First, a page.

Having it Both Ways
Just days after criticizing the intelligence community for a "systemic failure" that failed to prevent the attempted bombing of a U.S. jetliner, President Obama switched gears, praising seven CIA operatives who died during an attack on their compound in Afghanistan.
In a statement released yesterday, Mr. Obama described the dead officers as "part of a long line of patriots who have made great sacrifices for their fellow citizens and our way of life." He also observed that CIA agents "serve on the frontlines in directly confronting the dangers of the 21st Century."
For many intel professionals, the president's dichotomy was a bit more than they could bear. In the span of just a few days, Mr. Obama executed a rhetorical "180," praising the same community he had previously lambasted. As one angry CIA agent told the U.K. Daily Mail:
‘One day the President is pointing the finger and blaming the intelligence services, saying there is a systemic failure,’ said one agency official. ‘Now we are heroes. The fact is that we are doing everything humanly possible to stay on top of the security situation. The deaths of our operatives shows just how involved we are on the ground.’
But CIA bosses claim they were unfairly blamed at a time the covert government agency has been stretched further than ever before in Afghanistan and Pakistan.
They point to the murder of seven operatives at a remote mountain base in Afghanistan’s Khost Province as an example of how agents are putting their lives on the line at the vanguard of America’s far-flung wars.
The spooks have a point, but they're also being a bit sensitive. There's plenty of room for blame in the wake of the failed Christmas Day bomb plot, and the intelligence community deserves some of that criticism. Eight years after 9-11, various spy agencies and organizations still have trouble fusing and sharing information. Those issues were readily evident in the aftermath of Farouk Abdulmutallab's abortive attempt to bring down that Northwest Airlines flight, and we can only wonder if anyone can ever fix such fundamental flaws.
Consider what the intel community has already admitted. Long before Abdulmutallab's name surfaced as a potential terrorist, the National Security Agency knew that Al Qaida's Yemen affiliate was planning another airline attack. That information was (presumably) disseminated, but there wasn't much the NSA (or the CIA) could do, because the name(s) of possible bombers weren't mentioned in the intercepted conversations.
Then, in November, Abdulmutallab's father, a prominent Nigerian banker--and former government minister--appeared at our embassy in Lagos with disturbing news. Concerned about his son's embrace of radical Islam, the elder Abdulmutallab warned that his son might be involved in a terrorist plot. That information was enough to place Farouk Abdulmutallab's name in a terrorism database, but not sufficient to put him on a "no fly" list, which would have barred him from that Amsterdam-to-Detroit flight.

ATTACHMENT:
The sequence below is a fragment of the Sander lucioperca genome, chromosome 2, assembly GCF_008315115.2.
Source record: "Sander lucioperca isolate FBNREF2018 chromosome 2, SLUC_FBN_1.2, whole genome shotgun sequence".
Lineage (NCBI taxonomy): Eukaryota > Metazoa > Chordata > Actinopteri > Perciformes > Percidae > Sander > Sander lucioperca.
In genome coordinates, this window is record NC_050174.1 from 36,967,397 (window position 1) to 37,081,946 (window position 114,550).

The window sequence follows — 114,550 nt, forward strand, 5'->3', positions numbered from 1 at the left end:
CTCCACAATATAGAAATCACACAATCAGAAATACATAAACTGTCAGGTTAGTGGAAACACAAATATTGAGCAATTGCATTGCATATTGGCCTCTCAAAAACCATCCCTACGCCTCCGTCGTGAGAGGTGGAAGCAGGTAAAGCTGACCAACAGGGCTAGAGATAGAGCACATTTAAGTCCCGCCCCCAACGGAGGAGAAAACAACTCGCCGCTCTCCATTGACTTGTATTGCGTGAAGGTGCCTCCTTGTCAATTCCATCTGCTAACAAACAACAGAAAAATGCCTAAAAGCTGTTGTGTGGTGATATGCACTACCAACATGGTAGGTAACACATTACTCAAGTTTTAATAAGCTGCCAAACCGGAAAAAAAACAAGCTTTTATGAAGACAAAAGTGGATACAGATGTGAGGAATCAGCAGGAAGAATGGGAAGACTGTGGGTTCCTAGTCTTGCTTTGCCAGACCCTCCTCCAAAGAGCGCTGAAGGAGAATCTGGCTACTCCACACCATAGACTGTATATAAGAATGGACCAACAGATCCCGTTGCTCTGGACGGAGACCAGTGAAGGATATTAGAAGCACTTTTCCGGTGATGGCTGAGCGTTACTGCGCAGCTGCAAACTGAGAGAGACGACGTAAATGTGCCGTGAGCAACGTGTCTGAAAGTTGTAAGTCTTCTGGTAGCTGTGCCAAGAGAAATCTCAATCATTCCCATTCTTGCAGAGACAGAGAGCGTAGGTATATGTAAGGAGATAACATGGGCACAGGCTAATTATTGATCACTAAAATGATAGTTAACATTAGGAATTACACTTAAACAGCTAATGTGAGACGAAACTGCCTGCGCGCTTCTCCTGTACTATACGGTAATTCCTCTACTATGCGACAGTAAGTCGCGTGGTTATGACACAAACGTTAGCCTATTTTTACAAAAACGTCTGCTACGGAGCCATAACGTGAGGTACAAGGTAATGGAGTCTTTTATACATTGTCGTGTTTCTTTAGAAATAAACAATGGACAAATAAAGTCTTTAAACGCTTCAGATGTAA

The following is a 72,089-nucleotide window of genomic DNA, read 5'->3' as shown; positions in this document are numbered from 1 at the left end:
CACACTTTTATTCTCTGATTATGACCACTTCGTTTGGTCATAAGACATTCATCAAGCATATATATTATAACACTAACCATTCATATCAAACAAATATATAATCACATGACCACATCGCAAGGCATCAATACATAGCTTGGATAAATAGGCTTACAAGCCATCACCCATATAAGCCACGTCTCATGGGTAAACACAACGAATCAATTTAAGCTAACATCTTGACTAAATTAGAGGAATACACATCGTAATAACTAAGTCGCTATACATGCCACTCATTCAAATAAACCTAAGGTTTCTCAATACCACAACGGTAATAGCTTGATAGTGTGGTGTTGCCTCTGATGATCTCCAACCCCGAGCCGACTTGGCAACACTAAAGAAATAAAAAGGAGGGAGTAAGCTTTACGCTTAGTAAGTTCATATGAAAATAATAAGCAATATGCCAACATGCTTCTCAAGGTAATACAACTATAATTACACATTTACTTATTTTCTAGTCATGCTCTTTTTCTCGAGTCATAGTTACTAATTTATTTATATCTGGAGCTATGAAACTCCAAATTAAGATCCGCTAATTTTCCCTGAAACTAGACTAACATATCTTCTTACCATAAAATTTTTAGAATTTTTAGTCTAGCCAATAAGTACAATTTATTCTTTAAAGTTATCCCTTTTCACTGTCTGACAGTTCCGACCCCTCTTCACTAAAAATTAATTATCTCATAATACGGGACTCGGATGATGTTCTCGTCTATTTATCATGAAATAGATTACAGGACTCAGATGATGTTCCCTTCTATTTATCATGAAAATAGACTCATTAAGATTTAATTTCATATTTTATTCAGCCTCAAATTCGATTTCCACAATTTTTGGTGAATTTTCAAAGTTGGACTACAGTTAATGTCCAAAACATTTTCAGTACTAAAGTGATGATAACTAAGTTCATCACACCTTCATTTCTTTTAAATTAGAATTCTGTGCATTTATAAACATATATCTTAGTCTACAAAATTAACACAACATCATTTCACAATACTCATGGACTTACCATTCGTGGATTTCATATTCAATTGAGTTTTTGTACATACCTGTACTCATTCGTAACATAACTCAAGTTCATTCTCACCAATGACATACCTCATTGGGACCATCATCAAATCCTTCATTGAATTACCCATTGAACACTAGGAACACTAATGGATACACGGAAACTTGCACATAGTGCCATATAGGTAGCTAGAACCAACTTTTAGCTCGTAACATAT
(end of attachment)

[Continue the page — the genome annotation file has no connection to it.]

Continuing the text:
We also know that intelligence assets had some awareness of Abdulmutallab's ties to Yemen (where he was trained as an Al Qaida bomber), and his possession of a U.S. visa. Yet, none of the analysts at the National Counter-Terrorism Center (NCTC) could pull those threads together, and identify Farouk Abdulmutallab as a likely terrorist. That's why Mr. Obama was correct in identifying the intelligence debacle as a "systemic failure."
On the other hand, the spooks' criticism of the president is not unjustified. Since entering the Oval Office eleven months ago, Mr. Obama has implemented policies that have undercut our intelligence community. Captured terrorists are now treated like suspected criminals, with the same constitutional protections afforded to U.S. citizens. Just hours after being removed from the airliner he tried to bomb, Abdulmutallab was already in our criminal justice system, "lawyered up," and refusing to cooperate. We can only wonder how much information could have been obtained from the underwear bomber if he had been interrogated by intelligence officers before being handed over to the DOJ.
Of course, the interrogation process isn't as easy as it once was. Water-boarding has been officially banned, and the Obama Administration is continuing its efforts to shut down the detention facility at Guantanamo Bay, and move terrorists to prisons in the U.S. And for good measure, government lawyers are still trying to prosecute individuals involved in counter-terrorism and intelligence collection efforts. Three Navy SEALS are facing possible jail time for allegedly slapping a terrorist responsible for the murder of four American contractors in Iraq in 2004.
No wonder the spooks are getting fed up. At this point, hope and change isn't working very well for the intel community.